Could it be? A Chryxus Arctic?!

July 30, 2013 Posted by: The Leaping Lepidopterists (Tanner Humphries and James Heintz)

In the past three years of the Cascades Butterfly Project, the Chryxus Arctic (Oeneis chryxus) has been a rare sight. So, the Cascades Butterfly Crew experienced quite a thrill on July 17 when we caught the first Chryxus Arctic identified on Easy Pass since the start of the project. The majority of sightings of this species are in the Rockies with an occasional sighting in the Washington Cascades.

The Chryxus Arctic is an especially exciting because of its short flight period. These butterflies peak in flight during early summer, typically June to July, which limits the amount of time researchers are able to document them.

This contrasts sharply with the amount of time it takes a caterpillar to mature to an adult; two years! This species hibernates as young caterpillars the first winter and then again as mature caterpillars the second winter. What a resilient species! 

Our crew was able to confirm it as a Chryxus Arctic by inspecting the dorsal forewings for a post median line that forms a birds head with a bill pointing out between the first and second "eyespots" (dorsal side).

Dorsal view - Chryxus Arctic Photo: NPS/James Hines
Bird's-head pattern on the dorsal forewings of the Chryxus Arctic. Photo: NPS/James Heintz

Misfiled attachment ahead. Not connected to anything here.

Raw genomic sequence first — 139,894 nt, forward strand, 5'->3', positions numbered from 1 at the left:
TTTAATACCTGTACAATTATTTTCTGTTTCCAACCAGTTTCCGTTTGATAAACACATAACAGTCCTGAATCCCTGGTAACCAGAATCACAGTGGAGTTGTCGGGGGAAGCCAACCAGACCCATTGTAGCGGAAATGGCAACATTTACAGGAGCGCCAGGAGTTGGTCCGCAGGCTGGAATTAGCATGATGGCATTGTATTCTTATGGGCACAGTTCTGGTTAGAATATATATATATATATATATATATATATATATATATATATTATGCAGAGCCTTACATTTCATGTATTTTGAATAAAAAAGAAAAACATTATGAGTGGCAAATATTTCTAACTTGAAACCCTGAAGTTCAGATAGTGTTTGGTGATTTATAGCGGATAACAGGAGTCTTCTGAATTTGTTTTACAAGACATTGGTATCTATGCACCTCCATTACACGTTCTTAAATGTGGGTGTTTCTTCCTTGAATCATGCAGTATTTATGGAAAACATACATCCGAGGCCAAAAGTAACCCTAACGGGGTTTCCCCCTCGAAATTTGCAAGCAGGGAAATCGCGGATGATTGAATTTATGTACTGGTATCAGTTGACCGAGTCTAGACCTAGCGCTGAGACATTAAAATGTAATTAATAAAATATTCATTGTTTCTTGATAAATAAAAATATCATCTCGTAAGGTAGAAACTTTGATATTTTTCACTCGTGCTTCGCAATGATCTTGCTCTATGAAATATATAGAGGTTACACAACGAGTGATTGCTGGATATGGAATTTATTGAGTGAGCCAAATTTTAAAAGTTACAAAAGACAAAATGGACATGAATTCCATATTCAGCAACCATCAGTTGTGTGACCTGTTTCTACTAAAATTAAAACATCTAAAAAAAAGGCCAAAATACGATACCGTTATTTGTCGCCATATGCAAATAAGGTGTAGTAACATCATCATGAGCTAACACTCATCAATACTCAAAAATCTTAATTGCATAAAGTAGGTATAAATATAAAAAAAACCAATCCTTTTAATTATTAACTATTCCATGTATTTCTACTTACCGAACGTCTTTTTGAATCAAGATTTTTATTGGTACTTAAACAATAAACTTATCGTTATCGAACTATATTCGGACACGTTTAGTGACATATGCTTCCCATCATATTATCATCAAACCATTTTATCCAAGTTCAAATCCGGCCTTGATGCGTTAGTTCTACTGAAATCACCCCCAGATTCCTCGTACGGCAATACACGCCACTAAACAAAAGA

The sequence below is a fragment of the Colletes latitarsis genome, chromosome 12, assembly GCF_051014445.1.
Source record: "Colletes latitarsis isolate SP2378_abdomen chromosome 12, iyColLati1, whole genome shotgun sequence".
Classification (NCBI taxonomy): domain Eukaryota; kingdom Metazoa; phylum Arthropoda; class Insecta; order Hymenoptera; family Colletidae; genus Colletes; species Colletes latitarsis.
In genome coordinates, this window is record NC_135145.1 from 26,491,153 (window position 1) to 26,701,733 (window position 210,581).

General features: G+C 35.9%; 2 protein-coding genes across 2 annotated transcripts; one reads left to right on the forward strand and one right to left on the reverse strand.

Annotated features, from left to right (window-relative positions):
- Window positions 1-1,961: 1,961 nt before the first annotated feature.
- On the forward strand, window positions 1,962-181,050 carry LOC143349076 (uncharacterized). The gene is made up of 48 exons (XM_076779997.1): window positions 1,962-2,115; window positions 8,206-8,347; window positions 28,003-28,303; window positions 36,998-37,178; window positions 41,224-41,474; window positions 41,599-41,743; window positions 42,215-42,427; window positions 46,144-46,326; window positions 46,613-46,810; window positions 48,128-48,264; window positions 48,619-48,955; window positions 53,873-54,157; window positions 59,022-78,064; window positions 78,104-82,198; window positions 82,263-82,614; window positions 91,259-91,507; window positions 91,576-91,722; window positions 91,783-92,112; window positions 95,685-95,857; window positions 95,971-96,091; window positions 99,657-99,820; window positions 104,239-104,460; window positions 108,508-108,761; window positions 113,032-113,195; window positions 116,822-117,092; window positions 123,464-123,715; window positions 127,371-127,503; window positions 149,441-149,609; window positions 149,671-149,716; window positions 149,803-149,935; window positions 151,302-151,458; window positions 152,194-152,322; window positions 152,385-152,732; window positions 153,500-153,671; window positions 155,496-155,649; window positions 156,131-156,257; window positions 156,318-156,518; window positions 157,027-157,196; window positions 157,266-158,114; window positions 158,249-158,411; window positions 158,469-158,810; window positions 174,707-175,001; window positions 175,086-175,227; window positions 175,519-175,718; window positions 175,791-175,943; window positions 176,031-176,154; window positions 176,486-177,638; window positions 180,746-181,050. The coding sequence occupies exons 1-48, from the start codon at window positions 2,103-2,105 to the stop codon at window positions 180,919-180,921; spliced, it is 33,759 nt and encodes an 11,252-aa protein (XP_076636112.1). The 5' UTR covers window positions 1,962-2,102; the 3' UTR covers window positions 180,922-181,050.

Ventral view of a Chryxus Arctic. Photo: NPS/James Hines
And the ventral view (no bird's-head visible!). Photo: NPS/James Heintz

We are extremely excited about this find and will continue to keep you updated on additional discoveries and sightings.

Always watching those butterflies flutter-by,
The Leaping Lepidopterists


climate change, Cascades Butterfly Project, North Cascades National Park Complex, butterfly

3 Comments Comments icon

  1. July 31, 2013 at 02:05

    This comments line apparently will not take e-mail addresses. I'll try to contact you through Regina at NPS. R. M. Pyle

  2. July 31, 2013 at 02:01

    Well done! This is just the sort of alpha-level expansion of our knowledge of butterfly ranges that your surveys are all about. Your description of O. chryxus's range in Washington is not very precise: see the range description in Butterflies of Cascadia. Since this is a great range expansion and apparent county record, be sure to turn it in (and all your records!) to Ann Potter , who keeps the state data base; and kindly copy it to me at . The record should include precise location and altitude data, as well as date and names of collectors and any other pertinent information. Thanks, and well done! Robert M. Pyle, co-coordinator, Washington Butterfly Survey.

  3. July 31, 2013 at 12:13

    Chryxus Arctics also inhabit the peaks of Olympic National Park. Your sighting appears to be a Skagit County record. Hope it's been reported to the folks who keep these records.

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Last updated: July 30, 2013

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